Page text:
The number 500 carries special significance for Sarah Attia.
That is the number of handmade heart- and dove-shaped chocolates handed out at Hart House on November 14, the number of winter coats being collected and distributed to Toronto’s homeless, and the number of days her husband, University of Toronto alumnus Khaled Al-Qazzaz, has spent detained yet uncharged in an Egyptian prison.
Those receiving one of the handmade chocolates would have heard of Al-Qazzaz’s tale.
Attia recounted how, after Al-Qazzaz completed his master’s in mechanical engineering (MASc) in 2003, the pair moved to Egypt, where they “started an International School that provided children with quality education and focused on skills development, volunteerism, community, and human rights.”
Due to his work as a volunteer campaigner for the Freedom and Justice Party, a former Egyptian political party, Al-Qazzaz was eventually asked to join the Egyptian president’s office as the Secretary for Foreign Relations.
It was because of this affiliation with the party that Al-Qazzaz was detained when Egyptian President Mohamed Morsi’s regime was overthrown by a military coup d’état on July 3, 2013.
In the more than 500 days that have since elapsed, Khaled has remained in what Amnesty International describes as “a cramped 2-metre by 2.5-metre cell, infested with insects and without natural light.”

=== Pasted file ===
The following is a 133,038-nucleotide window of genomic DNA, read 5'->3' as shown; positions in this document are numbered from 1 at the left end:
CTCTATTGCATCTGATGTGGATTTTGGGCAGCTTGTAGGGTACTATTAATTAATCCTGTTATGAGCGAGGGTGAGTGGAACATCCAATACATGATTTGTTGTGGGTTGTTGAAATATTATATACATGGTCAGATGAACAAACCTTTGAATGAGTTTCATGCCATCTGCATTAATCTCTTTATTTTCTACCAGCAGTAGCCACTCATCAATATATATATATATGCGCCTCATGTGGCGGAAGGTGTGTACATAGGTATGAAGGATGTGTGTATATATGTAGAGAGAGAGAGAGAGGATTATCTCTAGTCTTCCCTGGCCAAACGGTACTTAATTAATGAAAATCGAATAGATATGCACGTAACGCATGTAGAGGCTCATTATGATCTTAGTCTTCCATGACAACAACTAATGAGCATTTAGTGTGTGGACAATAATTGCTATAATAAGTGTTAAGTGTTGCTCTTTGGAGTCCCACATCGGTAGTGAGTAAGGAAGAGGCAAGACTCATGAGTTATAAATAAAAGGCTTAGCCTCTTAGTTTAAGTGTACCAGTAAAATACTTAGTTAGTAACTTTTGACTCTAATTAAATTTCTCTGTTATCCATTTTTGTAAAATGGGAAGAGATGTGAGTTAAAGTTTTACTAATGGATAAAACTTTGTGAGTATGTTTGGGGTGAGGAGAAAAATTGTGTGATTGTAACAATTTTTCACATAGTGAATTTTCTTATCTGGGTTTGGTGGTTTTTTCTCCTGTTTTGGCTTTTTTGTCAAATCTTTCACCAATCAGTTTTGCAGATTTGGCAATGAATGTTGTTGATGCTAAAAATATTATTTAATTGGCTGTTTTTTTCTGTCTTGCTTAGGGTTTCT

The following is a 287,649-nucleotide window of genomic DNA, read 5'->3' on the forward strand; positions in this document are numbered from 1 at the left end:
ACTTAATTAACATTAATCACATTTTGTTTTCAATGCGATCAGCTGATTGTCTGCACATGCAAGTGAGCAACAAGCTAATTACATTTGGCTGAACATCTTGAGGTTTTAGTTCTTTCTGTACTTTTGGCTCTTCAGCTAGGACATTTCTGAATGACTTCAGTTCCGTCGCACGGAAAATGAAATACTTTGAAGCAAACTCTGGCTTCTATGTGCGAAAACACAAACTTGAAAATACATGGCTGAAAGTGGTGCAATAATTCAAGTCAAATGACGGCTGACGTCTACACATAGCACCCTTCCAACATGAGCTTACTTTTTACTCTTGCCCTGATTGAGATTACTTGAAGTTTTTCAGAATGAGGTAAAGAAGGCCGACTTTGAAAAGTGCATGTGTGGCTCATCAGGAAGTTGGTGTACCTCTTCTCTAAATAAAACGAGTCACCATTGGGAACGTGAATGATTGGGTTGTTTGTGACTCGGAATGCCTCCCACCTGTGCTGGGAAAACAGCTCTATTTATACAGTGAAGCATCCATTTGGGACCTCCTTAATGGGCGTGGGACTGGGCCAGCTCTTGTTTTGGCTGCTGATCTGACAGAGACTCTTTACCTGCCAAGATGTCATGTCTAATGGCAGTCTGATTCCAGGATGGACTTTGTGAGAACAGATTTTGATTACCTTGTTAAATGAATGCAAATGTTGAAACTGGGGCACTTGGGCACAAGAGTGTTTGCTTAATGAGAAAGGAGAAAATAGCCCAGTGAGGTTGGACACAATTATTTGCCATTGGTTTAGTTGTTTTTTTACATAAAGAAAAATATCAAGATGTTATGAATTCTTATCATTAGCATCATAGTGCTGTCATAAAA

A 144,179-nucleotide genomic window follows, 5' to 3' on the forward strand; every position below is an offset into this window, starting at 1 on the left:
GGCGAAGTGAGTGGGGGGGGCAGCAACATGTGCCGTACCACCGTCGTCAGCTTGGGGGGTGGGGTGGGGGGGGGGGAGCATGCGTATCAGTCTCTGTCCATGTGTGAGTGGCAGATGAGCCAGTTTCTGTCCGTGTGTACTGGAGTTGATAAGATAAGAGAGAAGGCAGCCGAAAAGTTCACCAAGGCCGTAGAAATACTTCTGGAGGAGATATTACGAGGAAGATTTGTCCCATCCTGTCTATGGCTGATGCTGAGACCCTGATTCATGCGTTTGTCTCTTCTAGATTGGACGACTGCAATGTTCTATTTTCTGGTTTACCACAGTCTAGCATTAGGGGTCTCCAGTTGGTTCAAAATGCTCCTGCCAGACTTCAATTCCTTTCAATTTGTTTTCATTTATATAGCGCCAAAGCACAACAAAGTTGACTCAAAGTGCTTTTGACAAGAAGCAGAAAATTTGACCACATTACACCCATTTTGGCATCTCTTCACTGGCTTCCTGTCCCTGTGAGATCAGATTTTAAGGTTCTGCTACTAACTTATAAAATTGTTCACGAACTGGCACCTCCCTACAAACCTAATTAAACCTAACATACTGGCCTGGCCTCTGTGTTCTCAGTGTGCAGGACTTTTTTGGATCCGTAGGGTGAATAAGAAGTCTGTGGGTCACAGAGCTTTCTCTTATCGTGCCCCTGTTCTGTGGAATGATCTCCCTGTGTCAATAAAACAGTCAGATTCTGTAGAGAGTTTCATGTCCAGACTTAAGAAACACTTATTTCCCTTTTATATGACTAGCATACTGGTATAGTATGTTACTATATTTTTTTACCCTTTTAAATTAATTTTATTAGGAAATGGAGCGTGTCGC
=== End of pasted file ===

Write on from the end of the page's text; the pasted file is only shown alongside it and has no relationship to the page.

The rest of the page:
His health has deteriorated since his imprisonment.
He is currently in hospital, where he has waited a month for a surgery on his spinal stenosis, which, if left untreated, could result in permanent paralysis.
Although the pay-it-forward initiatives raise awareness about Al-Qazzaz’s story, Attia says that they are intended to “pay forward [Al-Qazzaz’s] kindness, generosity, and dedication with random acts of kindness and generosity.”
There are currently 10 pay-it-forward initiatives.
While the majority are taking place in Toronto — such as the recent distribution of 500 flowers at Yonge-Dundas Square on November 22 — some events are also happening across Canada and the United States.
Al-Qazzaz’s plight has also impacted some current U of T students.
“I got involved because I felt that I almost owed it to him, because of what he has done and the impact that he has left on the people that I looked up to… just being around his family and seeing his kids is heartbreaking, to know that they have been without their father for, at this point, over 500 days,” says Kayria Taghdi, a fourth-year student.
Attia says that Al-Qazzaz’s friends and family will continue waiting for him “to come to Canada to get the medical care he needs, return to his passion in education, finish his PhD, and catch up on the lost time with his children.”